Resource for your Source
Welcome! It's Jack coming to you from...Nowhere...Now Here..."Where Liberty dwells, there is my Country." Benjamin Franklin
It is the taking of total personal responsibility for your freedom of action as it involves other persons and is based on 4 Moral Virtues:
1. No Initiation of Force 2. Private Property
3. Free Trade 4. Contractual Obligation
Heartland, the above painting by Robin Moline, symbolizes my Free Friends Community I wish to find or create somewhere in the world today.
Let's gather together to befriend and defend Personally Responsible Freedom!
Sample me to see if there are personal values-worths we can trade for mutual benefit.
This video is a creative poem of various films edited to fit a magnificiently inspirational musical poem by Pat Metheny and his Group, "Dream of the Return". For me, it expresses the "Human Spirit" -- Breath of Conscious Life in its imagery of Wings, Fins and Sails.
“Sit down before fact as a little child, be prepared to give up every preconceived notion, follow humbly wherever and to whatever abysses nature leads, or you shall learn nothing” T.H. Huxley
“Man is most nearly himself when he achieves the seriousness of a child at play.” Heraclitus
“Genius is the ability to see with the eyes of the child and to reason and write about what one sees with the mind and mastery of the adult.” Thomas Szasz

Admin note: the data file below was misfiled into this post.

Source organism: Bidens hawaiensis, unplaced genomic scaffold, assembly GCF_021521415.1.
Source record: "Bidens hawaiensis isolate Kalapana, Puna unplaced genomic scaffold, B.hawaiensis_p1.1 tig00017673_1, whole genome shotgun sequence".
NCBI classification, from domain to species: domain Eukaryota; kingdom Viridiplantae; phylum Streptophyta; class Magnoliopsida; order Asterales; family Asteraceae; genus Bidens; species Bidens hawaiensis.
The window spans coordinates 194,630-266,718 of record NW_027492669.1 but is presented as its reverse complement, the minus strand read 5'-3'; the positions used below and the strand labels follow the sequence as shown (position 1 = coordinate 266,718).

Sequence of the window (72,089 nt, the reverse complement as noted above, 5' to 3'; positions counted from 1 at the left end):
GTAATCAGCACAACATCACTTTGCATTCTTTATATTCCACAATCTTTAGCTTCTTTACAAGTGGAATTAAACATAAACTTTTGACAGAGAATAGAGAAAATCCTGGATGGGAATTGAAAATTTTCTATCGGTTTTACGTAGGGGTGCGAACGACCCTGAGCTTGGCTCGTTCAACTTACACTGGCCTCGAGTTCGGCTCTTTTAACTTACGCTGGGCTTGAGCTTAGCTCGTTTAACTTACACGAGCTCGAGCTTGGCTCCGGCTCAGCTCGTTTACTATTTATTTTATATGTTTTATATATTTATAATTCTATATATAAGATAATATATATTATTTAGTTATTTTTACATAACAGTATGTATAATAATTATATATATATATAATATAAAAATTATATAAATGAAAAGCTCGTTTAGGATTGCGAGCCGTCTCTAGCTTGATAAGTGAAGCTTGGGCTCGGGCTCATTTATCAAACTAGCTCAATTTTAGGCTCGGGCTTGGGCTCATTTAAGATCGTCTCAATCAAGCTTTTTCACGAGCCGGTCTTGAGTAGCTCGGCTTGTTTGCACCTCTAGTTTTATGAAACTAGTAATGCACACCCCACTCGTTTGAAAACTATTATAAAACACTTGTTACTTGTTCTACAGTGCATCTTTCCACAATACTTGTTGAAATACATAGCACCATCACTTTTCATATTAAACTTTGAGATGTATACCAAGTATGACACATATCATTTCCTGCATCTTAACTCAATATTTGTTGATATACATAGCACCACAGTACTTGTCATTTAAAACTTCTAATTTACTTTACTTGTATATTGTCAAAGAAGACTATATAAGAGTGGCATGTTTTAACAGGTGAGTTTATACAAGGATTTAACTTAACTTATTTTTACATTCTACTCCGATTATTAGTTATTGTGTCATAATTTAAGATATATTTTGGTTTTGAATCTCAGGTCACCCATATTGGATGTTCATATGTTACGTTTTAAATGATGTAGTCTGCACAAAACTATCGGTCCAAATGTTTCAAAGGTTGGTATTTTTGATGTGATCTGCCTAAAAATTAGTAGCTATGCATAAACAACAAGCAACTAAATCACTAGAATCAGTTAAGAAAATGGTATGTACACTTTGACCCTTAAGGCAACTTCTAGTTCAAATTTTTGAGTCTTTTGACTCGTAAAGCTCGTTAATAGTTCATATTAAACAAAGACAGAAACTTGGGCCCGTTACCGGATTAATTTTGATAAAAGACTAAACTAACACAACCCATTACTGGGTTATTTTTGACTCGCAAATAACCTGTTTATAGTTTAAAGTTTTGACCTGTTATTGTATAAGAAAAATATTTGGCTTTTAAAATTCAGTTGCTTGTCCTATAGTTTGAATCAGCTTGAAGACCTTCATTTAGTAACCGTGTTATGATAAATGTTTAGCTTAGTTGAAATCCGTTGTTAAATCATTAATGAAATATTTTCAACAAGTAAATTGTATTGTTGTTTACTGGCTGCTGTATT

“People hate those who make them feel their own inferiority.” Lord Philip Dormer Stanhope Chesterfield
"The man who asks of freedom anything other than itself is born to be a slave." Alexis de Tocqueville
"First of all we must be. Second we must not be abandoned. Only last must we not be engulfed. All three fears often co-exist, although one or another is usually dominant.” Reuven Bar-Levav
"Long before the child meets, in any full sense, the sublimely heartless and beautiful, the inseductible and implacable cosmos, his responses to it will have been shaped inexorably by the child’s first adaptations to people, including himself. But we wish never to be seduced back to the prison of childhood! Beyond, for some chastened few, is the psychic manhood of science. Science is not religion, because it tries not to see the world in man’s image, and not to worship man’s image projected into the unknown. The scientist knows that he is a man, and would serve men; but even humanism, become a religion, can slip into worshipful arrogance. To be a man means to suffer vicissitudes, and also to contemplate with equanimity, death—-one’s own and the death of all lovers and friends, perhaps the death of our feisty and admirable species…. Small matter: for at one place in this cold cosmos there once lived values, and mind.” Weston LaBarre